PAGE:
One month after the Federal election, Australia finally has an outcome but we are still waiting for the final result.
Although two seats still remain in contention – the House of Representatives seat of Fairfax in Brisbane, which Clive Palmer (the Palmer United Party – PUP) leads by a margin of seven (7) votes and the Senate seat of Western Australia on which a recount was requested by Greens and Australian Sports Party.
Overall, these two seats do not mean much to the final result. The Coalition was returned to government by a substantial margin over the Labor Party.
The Liberal/National Coalition will hold around 90 seats and Labor 55, with the addition of the Katter’s Australia Party (Bob Katter) and the potential for the introduction of billionaire Clive Palmer. The Greens hold the other seat in the 150 seat House of Representatives.
However, it is in the Senate that the democratic voting process can be sen at its worst.
It had the biggest ballot paper in recent history, more than a metre long, containing 529 candidates and more than 20 different parties. They ranged from the Australian Motoring Enthusiasts Party (AME) to the Bank Reform Party, the Drug Law Reform Party, the Help End Marijuana Party, the Pirate Party, the Sex Party and the Wikileaks Party.
The most surprising outcome was that the AME candidate won a seat in the Senate for Victoria on less than half a per cent of the vote in the State.
The previously unheard of micro party now appears to be in disarray with the party’s head office in Brisbane sacking the Victorian branch administration. However, after a prolonged absence from the scene, their Senator-elect Ricky Muir surfaced last week in a group embrace with Clive Palmer’s PUP Senators elect and the big man himself. The Memorandum of Understanding they announced has now created a strong voting block of four, most likely on the conservative side of the upper house.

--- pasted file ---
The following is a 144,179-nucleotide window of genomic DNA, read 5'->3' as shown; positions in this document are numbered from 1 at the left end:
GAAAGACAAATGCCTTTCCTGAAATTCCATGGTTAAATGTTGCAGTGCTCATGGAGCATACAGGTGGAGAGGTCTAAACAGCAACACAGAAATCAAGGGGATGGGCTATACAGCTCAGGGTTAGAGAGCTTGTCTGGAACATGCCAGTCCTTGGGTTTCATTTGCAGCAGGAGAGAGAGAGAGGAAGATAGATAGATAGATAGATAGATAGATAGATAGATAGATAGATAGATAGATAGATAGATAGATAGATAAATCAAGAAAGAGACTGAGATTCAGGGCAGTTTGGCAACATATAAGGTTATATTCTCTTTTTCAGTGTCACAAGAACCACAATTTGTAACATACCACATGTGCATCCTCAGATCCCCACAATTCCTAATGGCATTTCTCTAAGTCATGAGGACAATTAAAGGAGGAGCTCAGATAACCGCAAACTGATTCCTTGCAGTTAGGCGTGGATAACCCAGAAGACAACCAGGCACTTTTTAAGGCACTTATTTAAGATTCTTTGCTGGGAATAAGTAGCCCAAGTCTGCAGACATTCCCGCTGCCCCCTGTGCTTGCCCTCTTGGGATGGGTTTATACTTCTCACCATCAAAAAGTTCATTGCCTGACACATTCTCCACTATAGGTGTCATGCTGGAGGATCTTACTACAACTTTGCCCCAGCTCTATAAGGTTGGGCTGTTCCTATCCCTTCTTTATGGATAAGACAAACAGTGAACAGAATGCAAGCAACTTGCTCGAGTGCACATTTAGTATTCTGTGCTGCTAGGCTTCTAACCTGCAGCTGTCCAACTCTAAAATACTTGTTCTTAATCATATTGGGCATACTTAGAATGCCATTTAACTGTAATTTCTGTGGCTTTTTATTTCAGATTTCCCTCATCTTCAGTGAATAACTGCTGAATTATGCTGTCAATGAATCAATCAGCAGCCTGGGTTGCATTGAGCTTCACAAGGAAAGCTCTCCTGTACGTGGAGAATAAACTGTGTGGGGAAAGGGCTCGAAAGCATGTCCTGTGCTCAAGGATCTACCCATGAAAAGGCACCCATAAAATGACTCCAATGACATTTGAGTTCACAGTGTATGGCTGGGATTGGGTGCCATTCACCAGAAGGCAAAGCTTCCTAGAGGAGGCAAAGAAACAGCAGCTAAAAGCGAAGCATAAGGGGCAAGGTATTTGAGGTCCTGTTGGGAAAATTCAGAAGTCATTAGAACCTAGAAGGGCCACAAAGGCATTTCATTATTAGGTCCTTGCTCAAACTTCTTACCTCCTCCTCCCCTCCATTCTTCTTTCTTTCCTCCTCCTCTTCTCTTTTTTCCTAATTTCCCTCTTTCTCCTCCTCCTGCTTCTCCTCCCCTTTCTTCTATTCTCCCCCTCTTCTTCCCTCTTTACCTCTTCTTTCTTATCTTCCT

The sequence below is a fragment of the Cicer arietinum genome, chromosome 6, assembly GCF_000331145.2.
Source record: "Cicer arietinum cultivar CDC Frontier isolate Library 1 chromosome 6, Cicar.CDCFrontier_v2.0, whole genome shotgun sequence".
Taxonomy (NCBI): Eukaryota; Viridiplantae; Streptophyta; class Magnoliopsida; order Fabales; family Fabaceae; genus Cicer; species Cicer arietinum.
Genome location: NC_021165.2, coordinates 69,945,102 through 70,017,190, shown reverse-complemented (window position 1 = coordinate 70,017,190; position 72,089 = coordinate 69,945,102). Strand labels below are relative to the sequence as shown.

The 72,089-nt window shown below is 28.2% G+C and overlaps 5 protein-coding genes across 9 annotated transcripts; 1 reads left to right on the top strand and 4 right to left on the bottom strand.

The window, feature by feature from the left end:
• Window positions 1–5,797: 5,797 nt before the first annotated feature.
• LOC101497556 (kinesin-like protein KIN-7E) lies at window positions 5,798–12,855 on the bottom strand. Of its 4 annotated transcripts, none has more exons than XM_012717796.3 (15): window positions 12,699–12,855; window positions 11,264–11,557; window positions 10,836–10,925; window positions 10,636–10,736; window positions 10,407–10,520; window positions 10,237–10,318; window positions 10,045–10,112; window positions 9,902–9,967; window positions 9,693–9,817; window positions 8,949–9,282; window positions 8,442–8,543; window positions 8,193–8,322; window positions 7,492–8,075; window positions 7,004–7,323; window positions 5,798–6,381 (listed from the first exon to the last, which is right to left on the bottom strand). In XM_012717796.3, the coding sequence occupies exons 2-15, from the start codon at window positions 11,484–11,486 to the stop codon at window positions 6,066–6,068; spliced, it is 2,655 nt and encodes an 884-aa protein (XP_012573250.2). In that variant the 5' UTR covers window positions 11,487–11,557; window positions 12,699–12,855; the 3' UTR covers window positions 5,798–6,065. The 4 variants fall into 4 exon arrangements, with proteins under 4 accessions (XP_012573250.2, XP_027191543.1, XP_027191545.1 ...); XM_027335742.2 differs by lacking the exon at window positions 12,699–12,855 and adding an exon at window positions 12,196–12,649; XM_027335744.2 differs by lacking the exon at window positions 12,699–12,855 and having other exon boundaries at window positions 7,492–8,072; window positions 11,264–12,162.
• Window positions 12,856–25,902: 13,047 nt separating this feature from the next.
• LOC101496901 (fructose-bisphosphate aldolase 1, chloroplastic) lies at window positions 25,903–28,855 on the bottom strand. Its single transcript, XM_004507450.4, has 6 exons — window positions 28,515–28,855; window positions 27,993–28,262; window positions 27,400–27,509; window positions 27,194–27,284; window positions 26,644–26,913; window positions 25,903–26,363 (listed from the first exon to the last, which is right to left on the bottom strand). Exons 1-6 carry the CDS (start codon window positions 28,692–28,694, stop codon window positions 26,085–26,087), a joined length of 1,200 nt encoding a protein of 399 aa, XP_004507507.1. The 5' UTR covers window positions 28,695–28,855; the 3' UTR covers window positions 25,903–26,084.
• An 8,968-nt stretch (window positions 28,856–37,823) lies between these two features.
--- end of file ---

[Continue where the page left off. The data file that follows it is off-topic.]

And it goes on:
Although the new Senate does not come into operation until July of next year, the Senate election system is certain to come under review before the next election in 2016 or before. More importantly, the composition of the Senate means that the Coalition will not have absolute power in the Upper House.
Any business or organisation seeking to deal with government on any issue needs to take into consideration 10 parties overall, including the major parties – Liberal, Labor and National – as well as parties such as PUP and AME. It is a political environment in which interests will vary and/or coalesce very much on an issue–by-issue basis.
Lobbying government has never been as complicated or difficult, making it essential to engage people who understand the parliamentary processes, as much as policies and the politicians themselves.
ICG offers clients over 30 years of state and Federal Government lobbying experience at a time when such experience will play a large part in the success or failure of lobbying campaigns.